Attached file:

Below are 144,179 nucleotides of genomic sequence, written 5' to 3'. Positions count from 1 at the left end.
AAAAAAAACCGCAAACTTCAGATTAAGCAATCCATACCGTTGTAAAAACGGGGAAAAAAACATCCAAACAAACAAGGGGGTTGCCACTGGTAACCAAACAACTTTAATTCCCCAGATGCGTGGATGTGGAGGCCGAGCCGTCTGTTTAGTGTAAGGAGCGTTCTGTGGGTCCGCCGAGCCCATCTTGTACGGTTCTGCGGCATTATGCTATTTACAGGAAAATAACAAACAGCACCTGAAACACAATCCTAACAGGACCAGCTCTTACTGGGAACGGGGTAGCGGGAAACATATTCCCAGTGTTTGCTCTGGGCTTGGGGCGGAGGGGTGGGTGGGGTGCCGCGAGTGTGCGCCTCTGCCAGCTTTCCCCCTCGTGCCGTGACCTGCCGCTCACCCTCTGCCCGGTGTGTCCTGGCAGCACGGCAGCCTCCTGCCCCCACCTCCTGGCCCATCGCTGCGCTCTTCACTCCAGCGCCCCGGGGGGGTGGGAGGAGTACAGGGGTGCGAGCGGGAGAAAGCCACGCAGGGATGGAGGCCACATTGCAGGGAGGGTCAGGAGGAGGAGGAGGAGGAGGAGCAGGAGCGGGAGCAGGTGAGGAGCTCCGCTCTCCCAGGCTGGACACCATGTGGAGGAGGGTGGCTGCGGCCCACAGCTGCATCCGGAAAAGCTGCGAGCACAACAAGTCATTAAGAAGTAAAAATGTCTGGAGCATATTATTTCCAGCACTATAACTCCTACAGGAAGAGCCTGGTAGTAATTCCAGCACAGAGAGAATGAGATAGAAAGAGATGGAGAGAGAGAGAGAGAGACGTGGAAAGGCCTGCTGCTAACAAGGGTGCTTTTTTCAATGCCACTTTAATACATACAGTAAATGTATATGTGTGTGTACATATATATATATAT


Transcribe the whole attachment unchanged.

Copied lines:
Below are 144,179 nucleotides of genomic sequence, written 5' to 3'. Positions count from 1 at the left end.
AAAAAAAACCGCAAACTTCAGATTAAGCAATCCATACCGTTGTAAAAACGGGGAAAAAAACATCCAAACAAACAAGGGGGTTGCCACTGGTAACCAAACAACTTTAATTCCCCAGATGCGTGGATGTGGAGGCCGAGCCGTCTGTTTAGTGTAAGGAGCGTTCTGTGGGTCCGCCGAGCCCATCTTGTACGGTTCTGCGGCATTATGCTATTTACAGGAAAATAACAAACAGCACCTGAAACACAATCCTAACAGGACCAGCTCTTACTGGGAACGGGGTAGCGGGAAACATATTCCCAGTGTTTGCTCTGGGCTTGGGGCGGAGGGGTGGGTGGGGTGCCGCGAGTGTGCGCCTCTGCCAGCTTTCCCCCTCGTGCCGTGACCTGCCGCTCACCCTCTGCCCGGTGTGTCCTGGCAGCACGGCAGCCTCCTGCCCCCACCTCCTGGCCCATCGCTGCGCTCTTCACTCCAGCGCCCCGGGGGGGTGGGAGGAGTACAGGGGTGCGAGCGGGAGAAAGCCACGCAGGGATGGAGGCCACATTGCAGGGAGGGTCAGGAGGAGGAGGAGGAGGAGGAGCAGGAGCGGGAGCAGGTGAGGAGCTCCGCTCTCCCAGGCTGGACACCATGTGGAGGAGGGTGGCTGCGGCCCACAGCTGCATCCGGAAAAGCTGCGAGCACAACAAGTCATTAAGAAGTAAAAATGTCTGGAGCATATTATTTCCAGCACTATAACTCCTACAGGAAGAGCCTGGTAGTAATTCCAGCACAGAGAGAATGAGATAGAAAGAGATGGAGAGAGAGAGAGAGAGACGTGGAAAGGCCTGCTGCTAACAAGGGTGCTTTTTTCAATGCCACTTTAATACATACAGTAAATGTATATGTGTGTGTACATATATATATATAT